© 2005

Accountability for International Humanitarian Law Violations: The Case of Rwanda and East Timor


Table of contents

  1. Front Matter
    Pages I-XIV
  2. Pages 1-6
  3. Pages 153-190
  4. Pages 241-286
  5. Pages 287-338
  6. Pages 339-349
  7. Back Matter
    Pages 351-384

About this book


The main objective of this book is to make available to an informed audience a le­ gal and policy oriented study on accountability for serious human rights and inter­ national humanitarian law violations. It is an attempt to share the lessons learnt in accountability for atrocity crimes as conducted by the International Criminal Tri­ bunal for Rwanda (ICTR), and the United Nations Transitional Administration in East Timor (UNTAET). The former established subsequent to egregious atrocities that took place in 1994, and the latter following the massive outburst of violence in 1999. The book is based on two cases: Rwanda and East Timor. It is expected that it will serve as reference literature to both the legal community and policy makers on accountability for heinous international crimes. As the international community and States, following serious human rights and international humanitarian law violations have painfully come to terms with their obligations to bring to justice persons in high offices or leadership positions, de jure or de facto, alleged to have committed such crimes, it has also become im­ perative that beginners mistakes be avoided. When the International Criminal Tri­ bunal for the Former Yugoslavia (ICTY) was established in 1993, and the ICTR in 1994 and commenced their pioneering mandates there was no template on which the prosecution of individuals most responsible or with the greatest responsibility could be cast. Accountability had to be experimental.


East Timor Genocide International Criminal Tribunal for Rwanda International Criminal Tribunals International Humanitarian Law Ruanda serious human rights violations

Authors and affiliations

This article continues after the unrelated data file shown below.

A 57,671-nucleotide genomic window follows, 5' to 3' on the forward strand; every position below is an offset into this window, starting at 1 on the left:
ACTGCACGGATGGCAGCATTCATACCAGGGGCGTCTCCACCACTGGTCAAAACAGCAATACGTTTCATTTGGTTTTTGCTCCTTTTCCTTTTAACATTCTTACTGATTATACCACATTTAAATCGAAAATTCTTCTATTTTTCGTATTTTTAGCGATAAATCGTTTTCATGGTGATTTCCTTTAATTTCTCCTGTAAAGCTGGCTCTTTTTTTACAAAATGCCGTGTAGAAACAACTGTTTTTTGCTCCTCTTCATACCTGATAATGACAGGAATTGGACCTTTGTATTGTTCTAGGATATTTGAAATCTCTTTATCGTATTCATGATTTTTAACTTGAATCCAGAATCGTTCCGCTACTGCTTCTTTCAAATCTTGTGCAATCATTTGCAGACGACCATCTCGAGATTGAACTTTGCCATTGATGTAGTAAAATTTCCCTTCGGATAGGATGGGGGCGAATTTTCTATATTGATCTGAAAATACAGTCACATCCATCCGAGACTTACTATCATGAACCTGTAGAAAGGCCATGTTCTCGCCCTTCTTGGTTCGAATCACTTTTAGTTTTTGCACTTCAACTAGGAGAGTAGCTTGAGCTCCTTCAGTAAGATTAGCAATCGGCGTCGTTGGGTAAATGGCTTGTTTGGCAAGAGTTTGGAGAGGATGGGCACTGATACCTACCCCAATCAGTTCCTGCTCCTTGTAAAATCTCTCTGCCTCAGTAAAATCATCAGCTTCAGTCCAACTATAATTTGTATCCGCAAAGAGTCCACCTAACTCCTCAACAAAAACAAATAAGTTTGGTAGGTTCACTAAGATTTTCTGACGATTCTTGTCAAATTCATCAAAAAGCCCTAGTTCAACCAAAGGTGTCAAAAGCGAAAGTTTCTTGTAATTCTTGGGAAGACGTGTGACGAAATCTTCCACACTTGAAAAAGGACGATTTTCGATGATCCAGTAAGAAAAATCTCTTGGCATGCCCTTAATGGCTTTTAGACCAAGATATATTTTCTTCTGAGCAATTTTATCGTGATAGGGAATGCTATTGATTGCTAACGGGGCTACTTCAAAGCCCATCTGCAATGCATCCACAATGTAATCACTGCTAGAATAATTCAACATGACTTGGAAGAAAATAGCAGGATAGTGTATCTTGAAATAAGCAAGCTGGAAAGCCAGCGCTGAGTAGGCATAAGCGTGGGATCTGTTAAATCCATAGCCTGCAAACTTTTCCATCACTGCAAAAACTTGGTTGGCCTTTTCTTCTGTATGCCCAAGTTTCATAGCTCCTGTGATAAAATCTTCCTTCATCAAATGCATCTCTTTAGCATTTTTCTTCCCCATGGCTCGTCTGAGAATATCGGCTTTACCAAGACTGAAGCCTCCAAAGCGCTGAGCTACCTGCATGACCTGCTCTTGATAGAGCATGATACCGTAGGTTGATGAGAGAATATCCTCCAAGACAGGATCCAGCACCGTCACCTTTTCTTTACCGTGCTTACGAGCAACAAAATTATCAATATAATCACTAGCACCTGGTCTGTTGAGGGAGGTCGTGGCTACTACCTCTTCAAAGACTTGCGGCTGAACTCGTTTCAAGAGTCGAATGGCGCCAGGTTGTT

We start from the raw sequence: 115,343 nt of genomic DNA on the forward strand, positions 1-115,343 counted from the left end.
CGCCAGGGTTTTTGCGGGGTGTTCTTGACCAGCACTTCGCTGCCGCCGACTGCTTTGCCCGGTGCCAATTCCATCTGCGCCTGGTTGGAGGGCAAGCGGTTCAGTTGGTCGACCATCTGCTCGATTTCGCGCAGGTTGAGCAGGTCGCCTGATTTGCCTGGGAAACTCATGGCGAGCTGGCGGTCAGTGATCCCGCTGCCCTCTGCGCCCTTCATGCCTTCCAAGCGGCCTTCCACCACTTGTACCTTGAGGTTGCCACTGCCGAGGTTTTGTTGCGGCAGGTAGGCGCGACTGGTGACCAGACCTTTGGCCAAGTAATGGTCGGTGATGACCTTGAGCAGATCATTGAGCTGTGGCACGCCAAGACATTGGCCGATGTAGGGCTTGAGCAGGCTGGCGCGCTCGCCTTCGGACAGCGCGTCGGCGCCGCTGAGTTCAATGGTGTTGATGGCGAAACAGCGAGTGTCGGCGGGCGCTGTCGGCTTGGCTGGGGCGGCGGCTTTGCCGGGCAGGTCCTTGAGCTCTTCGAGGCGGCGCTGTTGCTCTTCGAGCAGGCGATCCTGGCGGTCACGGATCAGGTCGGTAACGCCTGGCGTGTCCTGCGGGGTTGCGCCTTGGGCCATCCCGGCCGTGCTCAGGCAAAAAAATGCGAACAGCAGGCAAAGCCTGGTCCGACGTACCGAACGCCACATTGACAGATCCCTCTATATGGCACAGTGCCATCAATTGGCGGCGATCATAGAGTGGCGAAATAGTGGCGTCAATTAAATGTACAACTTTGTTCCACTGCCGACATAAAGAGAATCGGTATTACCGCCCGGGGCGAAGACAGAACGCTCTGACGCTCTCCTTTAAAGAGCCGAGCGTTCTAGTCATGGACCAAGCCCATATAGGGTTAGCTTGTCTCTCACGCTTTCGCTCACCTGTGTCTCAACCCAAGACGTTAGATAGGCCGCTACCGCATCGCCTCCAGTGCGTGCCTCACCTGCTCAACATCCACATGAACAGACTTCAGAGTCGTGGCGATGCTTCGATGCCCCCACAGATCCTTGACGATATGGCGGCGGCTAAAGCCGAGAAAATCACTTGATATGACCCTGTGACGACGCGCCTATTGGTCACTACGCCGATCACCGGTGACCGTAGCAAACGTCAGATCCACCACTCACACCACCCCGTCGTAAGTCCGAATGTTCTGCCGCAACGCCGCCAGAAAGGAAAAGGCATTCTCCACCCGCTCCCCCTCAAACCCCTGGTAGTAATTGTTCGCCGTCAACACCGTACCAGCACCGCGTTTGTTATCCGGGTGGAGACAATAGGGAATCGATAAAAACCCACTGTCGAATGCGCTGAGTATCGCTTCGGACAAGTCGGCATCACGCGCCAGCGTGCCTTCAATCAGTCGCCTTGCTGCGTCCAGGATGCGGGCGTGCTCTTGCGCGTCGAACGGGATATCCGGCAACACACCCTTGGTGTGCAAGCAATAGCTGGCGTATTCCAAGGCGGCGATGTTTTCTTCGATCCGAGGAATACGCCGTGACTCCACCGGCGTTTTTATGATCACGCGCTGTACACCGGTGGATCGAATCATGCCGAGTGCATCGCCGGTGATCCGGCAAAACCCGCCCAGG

1. 1.Judge, High Court of TanzaniaDar es SalaamTanzania

About the authors

Mohamed Othman is currently Senior Legal and Justice Sector Reform Adviser with UNDP, Cambodia. His previous assignments included that of Prosecutor General of the United Nations Transitional Administration in East Timor (UNTAET) in 2000-2001; Chief of Prosecutions of the International Criminal Tribunal for Rwanda (1998-2000), and Senior Legal Adviser in the Office of the Prosecutor of ICTR, since 1996. He served as a lead prosecuting counsel in the case involving the former Prime Minister of Rwanda, Jean Kambanda. Mr. Othman holds a LLB (Hons) from the University of Dar es salaam, and a MA from Webster University in Geneva. He has published numerous scholarly works on International Humanitarian Law.

Bibliographic information


From the reviews of the first edition:

"The book represents a bold examination of complex international affairs which are both politically and legally fluid. It is a detailed, critical account of the factors that led to atrocities committed by and with the sanction of state organs against innocent civilians … . The work demonstrates commendable academic rigour and research. It is well researched and referenced, and is supplemented by a glossary and an explanation of acronyms and abbreviations used within the tribunals." (Guy Cumes, Criminal Law Forum, Issue 17, 2006)